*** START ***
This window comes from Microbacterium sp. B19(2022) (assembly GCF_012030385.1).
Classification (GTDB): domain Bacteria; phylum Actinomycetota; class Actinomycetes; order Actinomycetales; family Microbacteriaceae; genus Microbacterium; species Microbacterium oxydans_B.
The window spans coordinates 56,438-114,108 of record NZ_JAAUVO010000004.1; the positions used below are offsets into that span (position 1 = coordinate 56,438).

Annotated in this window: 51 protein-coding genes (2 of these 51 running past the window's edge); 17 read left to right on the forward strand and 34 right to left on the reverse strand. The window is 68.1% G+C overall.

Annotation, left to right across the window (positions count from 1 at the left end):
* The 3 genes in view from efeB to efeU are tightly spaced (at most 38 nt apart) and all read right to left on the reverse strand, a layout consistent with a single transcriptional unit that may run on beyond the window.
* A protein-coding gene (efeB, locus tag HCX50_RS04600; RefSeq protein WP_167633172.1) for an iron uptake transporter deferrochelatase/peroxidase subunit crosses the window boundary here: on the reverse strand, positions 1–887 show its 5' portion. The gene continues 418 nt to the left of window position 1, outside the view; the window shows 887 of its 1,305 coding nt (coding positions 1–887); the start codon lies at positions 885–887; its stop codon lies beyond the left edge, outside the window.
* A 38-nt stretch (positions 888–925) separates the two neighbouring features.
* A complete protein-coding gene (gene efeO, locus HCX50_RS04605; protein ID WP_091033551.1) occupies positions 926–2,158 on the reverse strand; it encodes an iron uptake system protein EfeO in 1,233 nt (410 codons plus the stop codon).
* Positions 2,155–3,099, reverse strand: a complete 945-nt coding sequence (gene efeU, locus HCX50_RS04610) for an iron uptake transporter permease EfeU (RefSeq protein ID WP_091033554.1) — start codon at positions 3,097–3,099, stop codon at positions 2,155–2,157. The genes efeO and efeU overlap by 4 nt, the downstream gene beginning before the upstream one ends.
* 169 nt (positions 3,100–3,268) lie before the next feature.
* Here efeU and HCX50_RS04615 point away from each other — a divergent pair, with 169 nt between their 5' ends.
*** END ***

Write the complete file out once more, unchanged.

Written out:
This window comes from Microbacterium sp. B19(2022) (assembly GCF_012030385.1).
Classification (GTDB): domain Bacteria; phylum Actinomycetota; class Actinomycetes; order Actinomycetales; family Microbacteriaceae; genus Microbacterium; species Microbacterium oxydans_B.
The window spans coordinates 56,438-114,108 of record NZ_JAAUVO010000004.1; the positions used below are offsets into that span (position 1 = coordinate 56,438).

Annotated in this window: 51 protein-coding genes (2 of these 51 running past the window's edge); 17 read left to right on the forward strand and 34 right to left on the reverse strand. The window is 68.1% G+C overall.

Annotation, left to right across the window (positions count from 1 at the left end):
* The 3 genes in view from efeB to efeU are tightly spaced (at most 38 nt apart) and all read right to left on the reverse strand, a layout consistent with a single transcriptional unit that may run on beyond the window.
* A protein-coding gene (efeB, locus tag HCX50_RS04600; RefSeq protein WP_167633172.1) for an iron uptake transporter deferrochelatase/peroxidase subunit crosses the window boundary here: on the reverse strand, positions 1–887 show its 5' portion. The gene continues 418 nt to the left of window position 1, outside the view; the window shows 887 of its 1,305 coding nt (coding positions 1–887); the start codon lies at positions 885–887; its stop codon lies beyond the left edge, outside the window.
* A 38-nt stretch (positions 888–925) separates the two neighbouring features.
* A complete protein-coding gene (gene efeO, locus HCX50_RS04605; protein ID WP_091033551.1) occupies positions 926–2,158 on the reverse strand; it encodes an iron uptake system protein EfeO in 1,233 nt (410 codons plus the stop codon).
* Positions 2,155–3,099, reverse strand: a complete 945-nt coding sequence (gene efeU, locus HCX50_RS04610) for an iron uptake transporter permease EfeU (RefSeq protein ID WP_091033554.1) — start codon at positions 3,097–3,099, stop codon at positions 2,155–2,157. The genes efeO and efeU overlap by 4 nt, the downstream gene beginning before the upstream one ends.
* 169 nt (positions 3,100–3,268) lie before the next feature.
* Here efeU and HCX50_RS04615 point away from each other — a divergent pair, with 169 nt between their 5' ends.